In order to foster creativity, learners must be trained to engage with complex cognitive processes that prompt one to evaluate, analyse and synthesise ideas
Human beings are born with innate drive for expansion, exploration and inquisitive thinking. However, the enhancement of creative expression requires a conducive learning environment that facilitates divergent thinking, which helps generate multiple ideas by exploring different possible solutions.
Divergent thinkers come up with new ideas and connect unconventional ideas to find multiple solutions to problems. Despite these benefits, there is a common propensity to use convergent thinking and rote learning as tools to promote learning. On the other hand, Convergent thinking confines a learner to think in a particular way, to retrieve pre-existing answers to questions/problems by applying concepts and knowledge without thinking out-of-the-box.
Convergent thinking is adopted as a strategy to make learners prepare for standardised tests on the pretext that they must be trained to score well. But this restricts learners to use only the standard procedures and techniques to approach a problem.
Further, this method compels them to memorise mathematical calculations, formulas, concepts, and theories but does not allow them to apply the knowledge. The increased pressure to score high in standardised tests even compels convergent thinkers to memorise concepts and theories without understanding what they mean.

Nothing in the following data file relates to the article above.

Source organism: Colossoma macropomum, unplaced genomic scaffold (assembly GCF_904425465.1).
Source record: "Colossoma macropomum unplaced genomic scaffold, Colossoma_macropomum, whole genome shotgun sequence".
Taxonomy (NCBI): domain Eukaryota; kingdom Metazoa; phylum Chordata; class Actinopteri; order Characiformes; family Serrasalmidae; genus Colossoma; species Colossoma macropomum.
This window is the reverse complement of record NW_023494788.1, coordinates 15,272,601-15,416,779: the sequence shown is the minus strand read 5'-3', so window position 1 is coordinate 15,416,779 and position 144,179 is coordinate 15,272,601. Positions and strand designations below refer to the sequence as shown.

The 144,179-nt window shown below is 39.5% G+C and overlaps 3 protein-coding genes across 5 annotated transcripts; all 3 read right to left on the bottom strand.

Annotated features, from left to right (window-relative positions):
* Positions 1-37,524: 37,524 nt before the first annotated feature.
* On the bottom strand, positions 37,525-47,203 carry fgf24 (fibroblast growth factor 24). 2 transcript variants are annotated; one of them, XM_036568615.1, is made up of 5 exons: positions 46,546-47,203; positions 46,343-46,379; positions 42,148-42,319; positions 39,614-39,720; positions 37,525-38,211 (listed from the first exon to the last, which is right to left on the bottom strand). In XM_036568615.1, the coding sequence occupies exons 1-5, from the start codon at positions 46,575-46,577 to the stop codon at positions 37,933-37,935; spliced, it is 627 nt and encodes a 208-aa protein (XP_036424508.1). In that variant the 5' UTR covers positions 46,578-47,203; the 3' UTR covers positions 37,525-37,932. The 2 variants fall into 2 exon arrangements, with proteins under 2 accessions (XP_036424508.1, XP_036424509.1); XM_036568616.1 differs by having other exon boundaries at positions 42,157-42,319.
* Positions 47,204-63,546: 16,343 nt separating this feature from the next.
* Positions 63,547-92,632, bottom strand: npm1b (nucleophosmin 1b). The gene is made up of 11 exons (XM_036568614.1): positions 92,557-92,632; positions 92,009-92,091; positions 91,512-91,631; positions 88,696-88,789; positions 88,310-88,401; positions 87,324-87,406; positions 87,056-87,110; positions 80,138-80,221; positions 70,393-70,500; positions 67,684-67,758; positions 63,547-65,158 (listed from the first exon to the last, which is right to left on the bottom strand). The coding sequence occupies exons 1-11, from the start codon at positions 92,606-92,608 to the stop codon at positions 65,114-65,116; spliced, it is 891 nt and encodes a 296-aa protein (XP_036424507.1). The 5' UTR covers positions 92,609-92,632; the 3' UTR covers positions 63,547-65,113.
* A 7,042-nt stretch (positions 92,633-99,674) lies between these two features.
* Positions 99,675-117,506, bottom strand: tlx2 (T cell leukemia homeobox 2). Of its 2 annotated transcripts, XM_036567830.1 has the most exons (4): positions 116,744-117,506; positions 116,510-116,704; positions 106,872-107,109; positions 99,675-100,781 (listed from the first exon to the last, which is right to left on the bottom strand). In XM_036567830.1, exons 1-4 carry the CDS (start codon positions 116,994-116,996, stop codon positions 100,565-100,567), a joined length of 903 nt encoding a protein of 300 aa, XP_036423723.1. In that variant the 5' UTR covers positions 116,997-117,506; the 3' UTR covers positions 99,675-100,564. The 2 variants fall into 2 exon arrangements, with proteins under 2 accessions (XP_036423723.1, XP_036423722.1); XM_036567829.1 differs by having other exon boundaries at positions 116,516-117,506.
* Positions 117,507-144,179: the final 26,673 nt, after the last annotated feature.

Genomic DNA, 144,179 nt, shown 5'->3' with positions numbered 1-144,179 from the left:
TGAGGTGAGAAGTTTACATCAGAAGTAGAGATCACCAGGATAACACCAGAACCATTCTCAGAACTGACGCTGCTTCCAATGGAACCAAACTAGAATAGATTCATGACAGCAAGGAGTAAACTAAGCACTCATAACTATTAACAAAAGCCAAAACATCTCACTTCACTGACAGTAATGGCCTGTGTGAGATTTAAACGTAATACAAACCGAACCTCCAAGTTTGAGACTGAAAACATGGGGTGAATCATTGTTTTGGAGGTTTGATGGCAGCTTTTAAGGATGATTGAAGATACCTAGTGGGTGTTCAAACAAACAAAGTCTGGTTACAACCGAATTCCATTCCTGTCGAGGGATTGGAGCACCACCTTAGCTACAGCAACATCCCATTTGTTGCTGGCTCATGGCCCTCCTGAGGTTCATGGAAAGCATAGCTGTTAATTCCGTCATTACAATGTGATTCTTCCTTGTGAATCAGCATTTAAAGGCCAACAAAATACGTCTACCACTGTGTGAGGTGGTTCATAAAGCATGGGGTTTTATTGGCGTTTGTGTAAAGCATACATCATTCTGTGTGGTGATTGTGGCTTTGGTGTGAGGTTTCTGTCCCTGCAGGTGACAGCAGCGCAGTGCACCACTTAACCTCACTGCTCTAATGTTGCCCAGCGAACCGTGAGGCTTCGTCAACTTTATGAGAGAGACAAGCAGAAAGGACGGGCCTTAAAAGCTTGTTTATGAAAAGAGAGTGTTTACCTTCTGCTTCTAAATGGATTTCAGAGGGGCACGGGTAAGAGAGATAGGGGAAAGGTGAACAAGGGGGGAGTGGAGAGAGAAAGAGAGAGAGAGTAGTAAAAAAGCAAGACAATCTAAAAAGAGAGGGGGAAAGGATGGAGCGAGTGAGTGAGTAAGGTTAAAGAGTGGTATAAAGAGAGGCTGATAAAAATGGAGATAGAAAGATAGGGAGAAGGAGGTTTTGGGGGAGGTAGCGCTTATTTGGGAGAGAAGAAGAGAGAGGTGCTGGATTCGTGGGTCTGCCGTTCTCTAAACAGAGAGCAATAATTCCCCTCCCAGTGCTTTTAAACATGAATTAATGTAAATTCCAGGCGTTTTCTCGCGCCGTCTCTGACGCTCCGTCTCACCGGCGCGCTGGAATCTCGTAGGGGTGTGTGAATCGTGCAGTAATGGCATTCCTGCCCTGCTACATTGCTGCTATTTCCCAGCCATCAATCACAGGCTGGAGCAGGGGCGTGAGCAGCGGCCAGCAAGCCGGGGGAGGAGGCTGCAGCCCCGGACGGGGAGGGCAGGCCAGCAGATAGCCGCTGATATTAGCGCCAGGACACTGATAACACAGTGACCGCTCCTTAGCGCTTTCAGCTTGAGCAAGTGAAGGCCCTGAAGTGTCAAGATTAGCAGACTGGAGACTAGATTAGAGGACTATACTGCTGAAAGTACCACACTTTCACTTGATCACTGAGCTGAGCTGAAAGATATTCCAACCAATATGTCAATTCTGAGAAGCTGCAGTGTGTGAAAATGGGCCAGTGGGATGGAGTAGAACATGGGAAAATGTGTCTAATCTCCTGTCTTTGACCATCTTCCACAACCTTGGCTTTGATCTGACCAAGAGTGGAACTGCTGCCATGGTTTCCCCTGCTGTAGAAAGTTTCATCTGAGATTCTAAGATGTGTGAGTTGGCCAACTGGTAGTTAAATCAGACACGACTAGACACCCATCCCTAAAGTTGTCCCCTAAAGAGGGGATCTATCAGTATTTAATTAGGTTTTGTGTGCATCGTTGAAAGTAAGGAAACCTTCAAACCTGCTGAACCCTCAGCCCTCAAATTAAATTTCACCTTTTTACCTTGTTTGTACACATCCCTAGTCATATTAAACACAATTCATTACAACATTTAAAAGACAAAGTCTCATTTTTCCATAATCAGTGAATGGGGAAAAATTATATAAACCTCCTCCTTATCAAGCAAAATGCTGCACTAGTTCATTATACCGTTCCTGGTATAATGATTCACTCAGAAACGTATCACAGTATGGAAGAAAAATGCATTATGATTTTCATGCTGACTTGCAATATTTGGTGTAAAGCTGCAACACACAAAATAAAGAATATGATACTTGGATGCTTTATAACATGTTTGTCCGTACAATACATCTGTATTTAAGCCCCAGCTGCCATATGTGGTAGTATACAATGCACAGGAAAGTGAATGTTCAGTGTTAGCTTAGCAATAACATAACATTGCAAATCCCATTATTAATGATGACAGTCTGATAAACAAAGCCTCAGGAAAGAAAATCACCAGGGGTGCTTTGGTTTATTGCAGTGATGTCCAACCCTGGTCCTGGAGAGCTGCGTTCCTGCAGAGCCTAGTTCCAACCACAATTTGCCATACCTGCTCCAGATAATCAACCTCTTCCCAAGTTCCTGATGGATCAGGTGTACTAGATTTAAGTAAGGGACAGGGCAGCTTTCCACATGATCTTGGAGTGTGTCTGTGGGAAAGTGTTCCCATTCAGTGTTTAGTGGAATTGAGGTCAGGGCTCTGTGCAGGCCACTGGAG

However, not only do divergent thinkers score well in standardised tests, but their creative abilities, problem-solving skills and leadership quality allows them to receive and connect unexpected ideas to discover new ideas.
In order to foster divergent thinking skills and make learning more creative, learners must be encouraged to expand their thinking skills using activities such as free writing, critical reading, topic analysis and book talk, among others.
Human beings are biologically gifted to be creative, and the innate ability requires supportive conditions in the environment. Therefore, creativity has to be nourished right from childhood because children are more receptive and flexible to new ideas. For instance, children, while playing with blocks, build different structures and then demolish them to build a new one. This innate creative ability has to be reignited and nurtured in schools, colleges and universities.
In order to foster creativity, learners must be trained to engage with complex cognitive processes that prompt one to evaluate, analyse and synthesise ideas, and encouraged to relate these ideas with life experiences to gain new insights. Not only will it make learning pleasurable but also help them face challenges in their lives.